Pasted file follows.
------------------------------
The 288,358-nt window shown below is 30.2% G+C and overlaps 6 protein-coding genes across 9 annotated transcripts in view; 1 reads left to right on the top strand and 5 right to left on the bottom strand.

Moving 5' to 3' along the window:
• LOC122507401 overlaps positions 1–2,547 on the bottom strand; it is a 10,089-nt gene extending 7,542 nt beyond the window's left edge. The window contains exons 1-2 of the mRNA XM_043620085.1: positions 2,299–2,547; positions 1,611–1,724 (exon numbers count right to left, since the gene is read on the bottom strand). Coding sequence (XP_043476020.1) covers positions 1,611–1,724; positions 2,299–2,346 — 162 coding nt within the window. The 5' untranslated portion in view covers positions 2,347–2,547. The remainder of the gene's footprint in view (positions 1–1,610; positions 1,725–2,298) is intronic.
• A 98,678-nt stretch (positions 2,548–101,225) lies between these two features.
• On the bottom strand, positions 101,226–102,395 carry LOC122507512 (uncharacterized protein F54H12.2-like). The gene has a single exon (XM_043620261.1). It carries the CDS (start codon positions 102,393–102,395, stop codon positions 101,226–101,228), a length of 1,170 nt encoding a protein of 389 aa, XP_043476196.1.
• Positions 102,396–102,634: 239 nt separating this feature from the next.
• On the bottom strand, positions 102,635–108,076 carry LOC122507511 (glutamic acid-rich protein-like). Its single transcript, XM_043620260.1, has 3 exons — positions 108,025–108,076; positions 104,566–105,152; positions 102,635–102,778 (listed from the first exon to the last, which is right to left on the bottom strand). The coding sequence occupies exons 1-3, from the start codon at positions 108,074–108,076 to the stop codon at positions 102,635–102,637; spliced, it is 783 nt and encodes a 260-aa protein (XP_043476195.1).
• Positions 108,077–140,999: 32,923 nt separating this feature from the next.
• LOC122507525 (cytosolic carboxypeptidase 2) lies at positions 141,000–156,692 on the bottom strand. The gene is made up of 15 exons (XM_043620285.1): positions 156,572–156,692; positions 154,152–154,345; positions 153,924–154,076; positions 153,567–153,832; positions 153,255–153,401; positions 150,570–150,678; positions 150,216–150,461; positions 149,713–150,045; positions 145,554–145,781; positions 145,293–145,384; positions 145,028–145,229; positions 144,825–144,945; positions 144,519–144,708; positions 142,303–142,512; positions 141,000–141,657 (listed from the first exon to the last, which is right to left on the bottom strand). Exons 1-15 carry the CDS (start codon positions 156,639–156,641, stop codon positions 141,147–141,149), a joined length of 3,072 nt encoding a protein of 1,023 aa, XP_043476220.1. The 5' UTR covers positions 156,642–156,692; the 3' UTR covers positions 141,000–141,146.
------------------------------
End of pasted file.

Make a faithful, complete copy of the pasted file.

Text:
The 288,358-nt window shown below is 30.2% G+C and overlaps 6 protein-coding genes across 9 annotated transcripts in view; 1 reads left to right on the top strand and 5 right to left on the bottom strand.

Moving 5' to 3' along the window:
• LOC122507401 overlaps positions 1–2,547 on the bottom strand; it is a 10,089-nt gene extending 7,542 nt beyond the window's left edge. The window contains exons 1-2 of the mRNA XM_043620085.1: positions 2,299–2,547; positions 1,611–1,724 (exon numbers count right to left, since the gene is read on the bottom strand). Coding sequence (XP_043476020.1) covers positions 1,611–1,724; positions 2,299–2,346 — 162 coding nt within the window. The 5' untranslated portion in view covers positions 2,347–2,547. The remainder of the gene's footprint in view (positions 1–1,610; positions 1,725–2,298) is intronic.
• A 98,678-nt stretch (positions 2,548–101,225) lies between these two features.
• On the bottom strand, positions 101,226–102,395 carry LOC122507512 (uncharacterized protein F54H12.2-like). The gene has a single exon (XM_043620261.1). It carries the CDS (start codon positions 102,393–102,395, stop codon positions 101,226–101,228), a length of 1,170 nt encoding a protein of 389 aa, XP_043476196.1.
• Positions 102,396–102,634: 239 nt separating this feature from the next.
• On the bottom strand, positions 102,635–108,076 carry LOC122507511 (glutamic acid-rich protein-like). Its single transcript, XM_043620260.1, has 3 exons — positions 108,025–108,076; positions 104,566–105,152; positions 102,635–102,778 (listed from the first exon to the last, which is right to left on the bottom strand). The coding sequence occupies exons 1-3, from the start codon at positions 108,074–108,076 to the stop codon at positions 102,635–102,637; spliced, it is 783 nt and encodes a 260-aa protein (XP_043476195.1).
• Positions 108,077–140,999: 32,923 nt separating this feature from the next.
• LOC122507525 (cytosolic carboxypeptidase 2) lies at positions 141,000–156,692 on the bottom strand. The gene is made up of 15 exons (XM_043620285.1): positions 156,572–156,692; positions 154,152–154,345; positions 153,924–154,076; positions 153,567–153,832; positions 153,255–153,401; positions 150,570–150,678; positions 150,216–150,461; positions 149,713–150,045; positions 145,554–145,781; positions 145,293–145,384; positions 145,028–145,229; positions 144,825–144,945; positions 144,519–144,708; positions 142,303–142,512; positions 141,000–141,657 (listed from the first exon to the last, which is right to left on the bottom strand). Exons 1-15 carry the CDS (start codon positions 156,639–156,641, stop codon positions 141,147–141,149), a joined length of 3,072 nt encoding a protein of 1,023 aa, XP_043476220.1. The 5' UTR covers positions 156,642–156,692; the 3' UTR covers positions 141,000–141,146.